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Consumer Expectations and Decreasing Tasting Room Traffic Call for Innovative DTC Marketing Strategies


By Elizabeth Hans McCrone

“We’ve all become Amazoned.”

That’s how Laura Larson, the Founder of Virtual Vines DTC Consulting Services and a professional sales and marketing executive who spent more than two decades in the Fortune 500 sector, describes what is happening with a majority of wine consumers when it comes to expectations and DTC sales.

Expand Your DTC Journey: From Tasting Room Visitor to Digital Consumer

“We want it all,” Larson explains. “We want to know everything about it, we want it now – and we want it shipped for free.”

Larson is referring to what today’s consumers are becoming accustomed to in terms of product distribution and service, especially within digital formats.

Laura Larson
Laura Larson

She uses the Amazon example for discussion purposes as it provides a successful model for what people are experiencing when they click onto their favorite store.

“When they logon, do they see ‘Hey Laura, welcome back,’” Larson asks rhetorically. “’We’ve got more of that 2012 vintage Merlot that you like.’ Wineries need to start thinking like that, because we, as consumers, are really getting used to that kind of treatment.”

Larson and Virtual Vines DTC Consulting Services use what has been described as ‘relationship-based sales and marketing methodologies’ to help wine industry clients recognize consumer trends and incorporate commercial best practices into their company cultures.

For Larson, it comes back to understanding who the customer is, what they want and building a relationship around that in order to maximize sales.

“When people come into your tasting room, it’s likely they’re going to visit you that one time, or at best once a year,” Larson points out. “This is a warm or hot lead – it’s an opportunity to bond. Do you know who they are, if they have spouses, when their anniversary is, do they have kids? There needs to be a concerted effort to invest in these customers.”

Jim Agger is the Vice President of Marketing and Business Development for WineDirect, a company with clients throughout the US, Canada, Australia and New Zealand, that provides a comprehensive suite of software tools to support effective, direct to consumer sales.

Agger says WineDirect’s 1800 plus customer base has given him a pretty accurate picture about what is happening in the world of DTC sales – and how it’s changing.

Jim Agger
Jim Agger

“We see and hear what is on the top of people’s minds for wineries,” Agger confirms. “We can see aggregate shipping fees, how clubs are trending, what people are doing in the tasting room and how it translates into sales.

“Our job is to report those trends to our customers in order to provide tools and services specific to the wine industry, as well as to adopt best practices outside the industry that we can apply to our own.”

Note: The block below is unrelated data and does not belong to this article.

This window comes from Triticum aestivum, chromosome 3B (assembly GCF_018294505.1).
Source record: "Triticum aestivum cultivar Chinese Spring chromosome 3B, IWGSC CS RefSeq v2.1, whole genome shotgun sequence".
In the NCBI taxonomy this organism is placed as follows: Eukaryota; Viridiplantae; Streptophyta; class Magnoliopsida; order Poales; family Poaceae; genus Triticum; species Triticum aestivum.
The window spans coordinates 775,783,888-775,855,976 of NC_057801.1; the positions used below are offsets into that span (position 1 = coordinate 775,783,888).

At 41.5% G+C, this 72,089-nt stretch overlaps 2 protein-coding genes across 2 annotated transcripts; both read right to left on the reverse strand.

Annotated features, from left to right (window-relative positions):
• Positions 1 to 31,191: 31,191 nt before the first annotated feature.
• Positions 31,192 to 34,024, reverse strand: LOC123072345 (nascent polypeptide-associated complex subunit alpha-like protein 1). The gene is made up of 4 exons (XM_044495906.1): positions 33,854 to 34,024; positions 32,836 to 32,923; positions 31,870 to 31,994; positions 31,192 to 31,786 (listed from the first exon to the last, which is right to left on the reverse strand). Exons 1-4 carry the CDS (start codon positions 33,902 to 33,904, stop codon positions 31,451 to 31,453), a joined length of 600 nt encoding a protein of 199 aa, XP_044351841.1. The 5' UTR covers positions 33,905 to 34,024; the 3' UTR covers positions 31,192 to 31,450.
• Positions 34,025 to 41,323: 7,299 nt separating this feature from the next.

Agger says what he and his company are observing and sharing with their clients in terms of DTC sales comes down to a couple of very important trends.

“Number one, we believe that rising consumer expectations are presenting major challenges to wineries and DTC sales right now,” Agger notes. “Consumers expect to receive emails that understand their purchase history, and when they show up at a winery they’ve been to before, they think the staff should know where they’re from and what they like to drink.”

Agger agrees with Larson that it’s critical for wineries to have a solid grasp of their customer base and recognize each individual with “personalization, not just as a name on a list.

“There are actionable things that you can do in your business to help you deliver a more personable service that’s in line with consumer expectation,” Agger believes.

The second concerning trend Agger reports is that winery visitation is down in Napa and Sonoma counties, while paradoxically, hotel visits are up.

“Consumers are definitely going to fewer wineries per day,” Agger verifies. “Now it’s two to three a day, rather than trying to pack in six. When (visitors) see fewer wineries, it makes it even more challenging to find ways to attract new prospects.”

Agger feels strongly that wineries need to focus on developing regional partnerships and appropriate online data management to compete for what could be turning into a dwindling customer base.

“What kind of resources are you putting into getting on that list so that you are one of the Six Best Wineries for Pinot Noir in your region?” Agger demands. “It’s like you’re in a baseball game. You used to get three chances to hit that ball. Now you only get one.”

Both Larson and Agger will be sharing their expertise on DTC sales techniques and industry best practices during a conference session at the upcoming 7th Annual North Coast Wine Industry Conference and Trade Show scheduled for Thursday, December 6 at the Sonoma County Fairgrounds in Santa Rosa, CA.

Their session is called Expand Your DTC Journey: From Tasting Room to Digital Consumer, and is part of the WIN Expo Sales & Marketing Track Presented by Emetry. Elizabeth “E” Slater, Founder of In Direct Short Marketing, will moderate the workshop.

For more information about the trade show, conference, speakers and WIN Expo registration, go to http://wineindustryexpo.com.



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